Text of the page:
What surprised me most during my fieldwork was the kindness and hospitality of all the people I met, but above all, the inyangas and sangomas, who opened up their healing practices for me and shared their thoughts and their wisdom.
What challenges have you faced while doing your fieldwork?
The first period was the most challenging. For me, as a Western researcher, it was rather a quest to find (someone who knew) a sangoma and to get a key informant from within indigenous healthcare. It struck me that the marks and dividing lines left by apartheid are still very palpable in contemporary South African society.
What have you learned about Durban, where you’ve done your research?
Durban was a fine place to stay while conducting the fieldwork. It was an excellent operating base for my trips to sangomas in the rural area of the Valley of a Thousand Hills, as well as the several (semi-)urban areas. My time in Durban was limited, so my schedule was tight and I didn’t take much time to see the city.
What are the potential real-world applications of your research?
The WHO’s (World Health Organization) definition of health is “a state of complete physical, mental and social well-being and not merely the absence of disease or infirmity” – a holistic view similar to the one in indigenous healing. With regard to the subject of indigenous healing, there are (also in popular media) many prejudices: sangomas are witches, and indigenous healers are, in general, charlatans. Although it is true that some people call themselves sangomas in order to earn easy money, there are many indigenous healers who have a vast amount of knowledge about herbal medicine and insight into human nature. They help patients to cope with hardships in their lives. I hope that my research will encourage people to look at indigenous healing in a more unbiased way.
Does the knowledge and practice of traditional healing grow or decrease in contemporary South Africa? Why?
About 80% of the South African population (also) consult indigenous healers when not feeling well. My impression is that those numbers will not decrease for some time. These people consult an indigenous healer not only in cases of physical or mental illness, but also with psychosomatic symptoms or distress. Many are comforted by the holistic approach that is characteristic of the indigenous healing practice. Indigenous healing is in line with their world view, and consequently it is part of South African society.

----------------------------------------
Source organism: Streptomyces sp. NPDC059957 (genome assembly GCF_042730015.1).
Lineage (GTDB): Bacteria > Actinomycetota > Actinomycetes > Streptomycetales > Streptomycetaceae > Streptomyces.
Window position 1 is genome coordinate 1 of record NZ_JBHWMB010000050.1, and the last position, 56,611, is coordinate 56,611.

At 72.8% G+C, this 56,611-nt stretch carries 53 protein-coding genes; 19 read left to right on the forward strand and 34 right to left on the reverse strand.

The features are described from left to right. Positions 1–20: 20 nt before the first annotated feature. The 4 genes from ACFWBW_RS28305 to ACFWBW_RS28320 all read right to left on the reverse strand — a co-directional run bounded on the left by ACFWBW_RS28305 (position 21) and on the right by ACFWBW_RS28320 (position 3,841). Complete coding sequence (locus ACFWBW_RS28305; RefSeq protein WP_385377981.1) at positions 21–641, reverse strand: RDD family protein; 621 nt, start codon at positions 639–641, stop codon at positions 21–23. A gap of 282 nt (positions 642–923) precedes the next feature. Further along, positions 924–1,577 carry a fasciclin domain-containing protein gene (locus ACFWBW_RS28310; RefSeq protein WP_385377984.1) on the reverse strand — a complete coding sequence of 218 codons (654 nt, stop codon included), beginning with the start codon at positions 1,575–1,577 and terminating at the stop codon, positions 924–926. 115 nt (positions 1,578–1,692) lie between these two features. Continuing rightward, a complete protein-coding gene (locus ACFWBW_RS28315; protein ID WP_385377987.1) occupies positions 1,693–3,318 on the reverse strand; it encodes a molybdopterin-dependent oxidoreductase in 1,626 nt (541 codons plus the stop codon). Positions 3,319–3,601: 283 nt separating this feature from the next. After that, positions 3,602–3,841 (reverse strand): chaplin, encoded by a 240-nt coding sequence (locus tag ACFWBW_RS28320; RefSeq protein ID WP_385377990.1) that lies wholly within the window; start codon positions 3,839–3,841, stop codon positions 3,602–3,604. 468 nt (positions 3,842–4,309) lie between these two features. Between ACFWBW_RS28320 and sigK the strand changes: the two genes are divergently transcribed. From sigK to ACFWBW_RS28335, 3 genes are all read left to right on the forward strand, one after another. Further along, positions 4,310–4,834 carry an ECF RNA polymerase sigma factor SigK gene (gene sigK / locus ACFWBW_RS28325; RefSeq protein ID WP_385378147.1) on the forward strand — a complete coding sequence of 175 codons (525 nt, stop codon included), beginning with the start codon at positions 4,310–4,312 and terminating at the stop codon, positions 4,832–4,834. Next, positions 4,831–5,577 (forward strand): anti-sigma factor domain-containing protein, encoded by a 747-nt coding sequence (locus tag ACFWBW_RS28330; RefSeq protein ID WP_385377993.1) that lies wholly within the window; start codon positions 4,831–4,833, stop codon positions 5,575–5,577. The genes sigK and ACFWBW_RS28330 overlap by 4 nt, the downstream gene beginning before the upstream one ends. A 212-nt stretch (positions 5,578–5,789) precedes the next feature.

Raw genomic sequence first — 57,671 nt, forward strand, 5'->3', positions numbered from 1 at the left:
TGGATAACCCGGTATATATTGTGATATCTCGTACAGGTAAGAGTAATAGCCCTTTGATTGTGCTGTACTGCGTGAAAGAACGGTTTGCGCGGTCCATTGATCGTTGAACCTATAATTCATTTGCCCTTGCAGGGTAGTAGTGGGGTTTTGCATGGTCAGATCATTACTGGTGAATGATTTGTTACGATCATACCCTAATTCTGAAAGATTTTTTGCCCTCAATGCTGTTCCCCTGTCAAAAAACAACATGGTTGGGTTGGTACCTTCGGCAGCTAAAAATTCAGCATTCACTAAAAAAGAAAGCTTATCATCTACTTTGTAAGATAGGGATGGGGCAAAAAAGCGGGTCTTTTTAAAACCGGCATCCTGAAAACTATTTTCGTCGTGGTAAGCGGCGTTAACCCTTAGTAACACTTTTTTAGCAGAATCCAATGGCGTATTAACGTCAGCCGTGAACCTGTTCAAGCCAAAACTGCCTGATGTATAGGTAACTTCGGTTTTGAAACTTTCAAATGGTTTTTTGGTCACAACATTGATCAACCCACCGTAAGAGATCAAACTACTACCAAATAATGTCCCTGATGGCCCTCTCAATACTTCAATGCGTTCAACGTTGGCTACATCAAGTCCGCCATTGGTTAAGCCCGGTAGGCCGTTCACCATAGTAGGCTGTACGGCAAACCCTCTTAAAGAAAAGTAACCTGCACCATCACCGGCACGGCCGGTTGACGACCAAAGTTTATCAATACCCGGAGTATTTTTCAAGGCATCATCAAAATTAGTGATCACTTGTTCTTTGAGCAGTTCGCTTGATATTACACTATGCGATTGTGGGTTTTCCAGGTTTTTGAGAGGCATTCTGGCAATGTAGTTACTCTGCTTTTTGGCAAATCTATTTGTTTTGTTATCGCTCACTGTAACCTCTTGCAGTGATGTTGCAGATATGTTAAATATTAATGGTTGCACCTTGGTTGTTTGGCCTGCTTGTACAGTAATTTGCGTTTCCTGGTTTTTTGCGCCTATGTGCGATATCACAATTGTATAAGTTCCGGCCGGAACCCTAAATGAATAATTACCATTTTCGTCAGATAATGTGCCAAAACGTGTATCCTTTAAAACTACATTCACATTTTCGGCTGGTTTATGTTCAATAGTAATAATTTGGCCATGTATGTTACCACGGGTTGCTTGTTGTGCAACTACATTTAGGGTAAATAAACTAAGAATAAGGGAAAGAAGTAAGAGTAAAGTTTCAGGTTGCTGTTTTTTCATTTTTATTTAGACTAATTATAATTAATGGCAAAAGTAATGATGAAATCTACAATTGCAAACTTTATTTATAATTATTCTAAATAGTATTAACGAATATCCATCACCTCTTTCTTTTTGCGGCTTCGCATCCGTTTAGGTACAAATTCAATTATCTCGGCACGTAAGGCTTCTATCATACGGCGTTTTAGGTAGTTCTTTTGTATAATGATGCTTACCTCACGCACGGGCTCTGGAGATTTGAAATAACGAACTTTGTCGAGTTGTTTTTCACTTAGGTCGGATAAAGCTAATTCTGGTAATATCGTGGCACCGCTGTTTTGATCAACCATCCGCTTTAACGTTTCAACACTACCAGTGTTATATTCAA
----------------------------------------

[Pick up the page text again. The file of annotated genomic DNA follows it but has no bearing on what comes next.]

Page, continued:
“What surprised me most during my fieldwork was the kindness and hospitality of all the people I met, but above all, the inyangas and sangomas, who opened up their healing practices for me and shared their thoughts and their wisdom.”
With regard to the knowledge of indigenous healing, there seems to be a tendency towards a shorter training. For sangomas who were trained in the 1960s and 1970s, the training was three to sometimes even seven years. Currently, the training period is often one to two years. Because there is not a standard curriculum, it is hard to tell what contemporary apprentices do and do not learn. Besides knowledge, what is especially transferred in training are tools to create one’s own range of medicine and rituals.
In which ways are healing processes transferred to the next generation?
Sangomas believe they are “called to become sangomas” by the ancestors. Such a calling is often revealed in some kind of illness; the “called one” will be healed only by starting the sangoma training.
In the training, most apprentices live at the trainer’s compound, where they learn how to be a sangoma. One part of the training is the transfer of knowledge about herbal medicine (muthi). Another part is learning to diagnose, which involves communication with the (alleged) ancestors. The last part – and maybe the most important one – for the trainee is obtaining a healing identity. These elements a sangoma experientially applies in the execution of healing processes. After graduation, most sangomas start their own healing practice, where eventually they get their own apprentices. It is an ongoing process of reinvention.
What is urbanisation’s influence on the transfer of healing processes?
The influence of urbanisation on indigenous healing is manifold. Two issues are as follows:
Firstly, in rural areas, trainers used to go to the forest to harvest herbs, roots, etc for the preparation of medicine. In urban areas, sangomas often depend on muthi markets and pharmacies. In this case, it is important to teach trainees how to recognise (pieces of) herbs after harvesting and which vendors are trustworthy. In Durban, a herbalist has started training young urban sangomas specifically with this intention.
Secondly, sangomas who had their training in rural areas sometimes also have to adjust their healing rituals due to city regulations. They will teach their apprentices how to apply and adapt to the urban standards.
How do you see your research impacting your field?
My research is a contribution to the academic debate on knowledge transfer in education and its influences on how a healing practice is conducted. It is also an “outsider’s view” on the position of indigenous healing in contemporary South Africa, to complement recent (academic) literature from writers from within the South African traditional healthcare system.
- Photos: provided